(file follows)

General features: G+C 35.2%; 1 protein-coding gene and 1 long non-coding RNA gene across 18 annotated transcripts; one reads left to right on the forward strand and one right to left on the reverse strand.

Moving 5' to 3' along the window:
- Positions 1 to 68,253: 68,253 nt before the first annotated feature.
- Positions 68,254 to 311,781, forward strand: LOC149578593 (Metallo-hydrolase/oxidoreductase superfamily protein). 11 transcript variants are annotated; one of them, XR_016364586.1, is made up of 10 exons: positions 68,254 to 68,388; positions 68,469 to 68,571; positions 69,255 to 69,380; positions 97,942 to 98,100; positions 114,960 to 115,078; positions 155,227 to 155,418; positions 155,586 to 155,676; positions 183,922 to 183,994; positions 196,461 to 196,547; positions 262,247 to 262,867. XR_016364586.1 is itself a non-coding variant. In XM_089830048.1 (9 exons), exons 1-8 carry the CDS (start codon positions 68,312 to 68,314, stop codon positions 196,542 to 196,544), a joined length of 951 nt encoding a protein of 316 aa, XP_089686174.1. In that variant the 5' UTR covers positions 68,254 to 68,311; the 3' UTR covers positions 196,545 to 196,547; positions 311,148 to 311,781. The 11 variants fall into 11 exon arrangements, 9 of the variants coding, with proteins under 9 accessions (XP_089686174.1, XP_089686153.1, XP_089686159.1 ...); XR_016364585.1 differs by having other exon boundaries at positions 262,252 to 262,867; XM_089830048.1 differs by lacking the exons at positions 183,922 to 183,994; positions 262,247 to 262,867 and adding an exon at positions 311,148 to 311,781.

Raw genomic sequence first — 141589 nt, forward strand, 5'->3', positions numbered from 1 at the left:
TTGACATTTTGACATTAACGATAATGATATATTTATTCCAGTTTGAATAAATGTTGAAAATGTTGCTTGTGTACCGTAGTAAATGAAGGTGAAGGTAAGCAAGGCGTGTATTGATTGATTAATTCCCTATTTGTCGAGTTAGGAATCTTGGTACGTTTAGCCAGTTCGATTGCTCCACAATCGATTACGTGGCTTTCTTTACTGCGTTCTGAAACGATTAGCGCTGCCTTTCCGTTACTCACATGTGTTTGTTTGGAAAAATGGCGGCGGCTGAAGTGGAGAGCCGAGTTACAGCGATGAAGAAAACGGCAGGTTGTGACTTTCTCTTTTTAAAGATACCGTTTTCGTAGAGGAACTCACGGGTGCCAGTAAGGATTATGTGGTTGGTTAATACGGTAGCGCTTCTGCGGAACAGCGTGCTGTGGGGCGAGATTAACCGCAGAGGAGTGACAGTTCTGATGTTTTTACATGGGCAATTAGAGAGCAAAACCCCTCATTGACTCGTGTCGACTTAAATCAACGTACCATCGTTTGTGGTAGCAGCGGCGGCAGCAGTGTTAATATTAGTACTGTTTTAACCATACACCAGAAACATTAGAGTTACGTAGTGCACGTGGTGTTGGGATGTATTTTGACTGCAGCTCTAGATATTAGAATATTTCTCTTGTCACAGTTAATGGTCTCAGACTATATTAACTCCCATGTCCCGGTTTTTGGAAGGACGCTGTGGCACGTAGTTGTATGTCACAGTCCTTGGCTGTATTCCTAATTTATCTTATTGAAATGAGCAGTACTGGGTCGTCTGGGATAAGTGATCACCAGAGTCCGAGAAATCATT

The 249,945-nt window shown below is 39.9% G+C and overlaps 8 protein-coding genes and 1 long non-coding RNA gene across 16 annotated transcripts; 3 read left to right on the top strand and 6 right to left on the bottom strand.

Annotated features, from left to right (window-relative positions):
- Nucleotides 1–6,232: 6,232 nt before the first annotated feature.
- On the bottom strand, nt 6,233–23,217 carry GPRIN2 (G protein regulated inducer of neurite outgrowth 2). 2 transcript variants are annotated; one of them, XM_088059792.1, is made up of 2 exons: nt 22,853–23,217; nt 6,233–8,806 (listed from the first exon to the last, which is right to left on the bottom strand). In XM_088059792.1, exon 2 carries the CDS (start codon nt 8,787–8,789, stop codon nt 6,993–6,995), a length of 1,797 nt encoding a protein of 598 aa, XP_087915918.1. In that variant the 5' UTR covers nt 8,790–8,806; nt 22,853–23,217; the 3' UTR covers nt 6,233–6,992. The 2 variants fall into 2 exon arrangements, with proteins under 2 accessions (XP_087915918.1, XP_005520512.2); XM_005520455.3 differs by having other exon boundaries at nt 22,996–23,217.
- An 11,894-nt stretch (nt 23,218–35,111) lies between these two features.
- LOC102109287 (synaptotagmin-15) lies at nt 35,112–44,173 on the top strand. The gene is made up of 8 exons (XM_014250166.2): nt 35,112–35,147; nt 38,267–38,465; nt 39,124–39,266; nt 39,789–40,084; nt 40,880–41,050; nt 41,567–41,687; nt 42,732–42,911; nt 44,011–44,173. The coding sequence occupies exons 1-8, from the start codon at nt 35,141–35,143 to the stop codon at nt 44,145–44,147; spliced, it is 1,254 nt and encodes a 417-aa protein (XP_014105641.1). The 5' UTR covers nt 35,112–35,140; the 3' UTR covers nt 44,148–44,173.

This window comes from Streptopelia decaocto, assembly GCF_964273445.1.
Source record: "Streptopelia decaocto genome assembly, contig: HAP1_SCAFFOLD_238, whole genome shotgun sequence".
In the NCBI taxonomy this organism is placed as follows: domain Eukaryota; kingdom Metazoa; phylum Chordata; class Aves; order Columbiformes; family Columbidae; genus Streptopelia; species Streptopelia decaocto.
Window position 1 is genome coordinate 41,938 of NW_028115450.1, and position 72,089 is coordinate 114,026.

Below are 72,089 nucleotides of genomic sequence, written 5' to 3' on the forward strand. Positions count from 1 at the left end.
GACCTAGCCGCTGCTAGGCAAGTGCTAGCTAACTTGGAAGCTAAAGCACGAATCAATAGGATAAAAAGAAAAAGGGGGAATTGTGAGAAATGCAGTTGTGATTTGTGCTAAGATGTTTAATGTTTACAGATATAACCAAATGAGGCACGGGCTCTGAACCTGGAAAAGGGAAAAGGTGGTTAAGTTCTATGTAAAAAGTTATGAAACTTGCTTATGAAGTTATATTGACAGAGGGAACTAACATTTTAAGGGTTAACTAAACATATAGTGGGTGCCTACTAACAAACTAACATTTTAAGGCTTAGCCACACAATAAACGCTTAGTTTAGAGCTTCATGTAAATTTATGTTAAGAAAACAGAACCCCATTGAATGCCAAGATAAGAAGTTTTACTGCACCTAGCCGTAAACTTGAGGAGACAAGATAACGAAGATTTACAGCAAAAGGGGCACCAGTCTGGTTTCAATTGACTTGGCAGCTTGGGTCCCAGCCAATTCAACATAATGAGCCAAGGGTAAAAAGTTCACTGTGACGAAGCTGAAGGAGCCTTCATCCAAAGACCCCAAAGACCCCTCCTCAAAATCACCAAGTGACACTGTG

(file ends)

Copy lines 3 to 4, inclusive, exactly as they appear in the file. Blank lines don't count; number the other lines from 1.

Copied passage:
- Positions 1 to 68,253: 68,253 nt before the first annotated feature.
- Positions 68,254 to 311,781, forward strand: LOC149578593 (Metallo-hydrolase/oxidoreductase superfamily protein). 11 transcript variants are annotated; one of them, XR_016364586.1, is made up of 10 exons: positions 68,254 to 68,388; positions 68,469 to 68,571; positions 69,255 to 69,380; positions 97,942 to 98,100; positions 114,960 to 115,078; positions 155,227 to 155,418; positions 155,586 to 155,676; positions 183,922 to 183,994; positions 196,461 to 196,547; positions 262,247 to 262,867. XR_016364586.1 is itself a non-coding variant. In XM_089830048.1 (9 exons), exons 1-8 carry the CDS (start codon positions 68,312 to 68,314, stop codon positions 196,542 to 196,544), a joined length of 951 nt encoding a protein of 316 aa, XP_089686174.1. In that variant the 5' UTR covers positions 68,254 to 68,311; the 3' UTR covers positions 196,545 to 196,547; positions 311,148 to 311,781. The 11 variants fall into 11 exon arrangements, 9 of the variants coding, with proteins under 9 accessions (XP_089686174.1, XP_089686153.1, XP_089686159.1 ...); XR_016364585.1 differs by having other exon boundaries at positions 262,252 to 262,867; XM_089830048.1 differs by lacking the exons at positions 183,922 to 183,994; positions 262,247 to 262,867 and adding an exon at positions 311,148 to 311,781.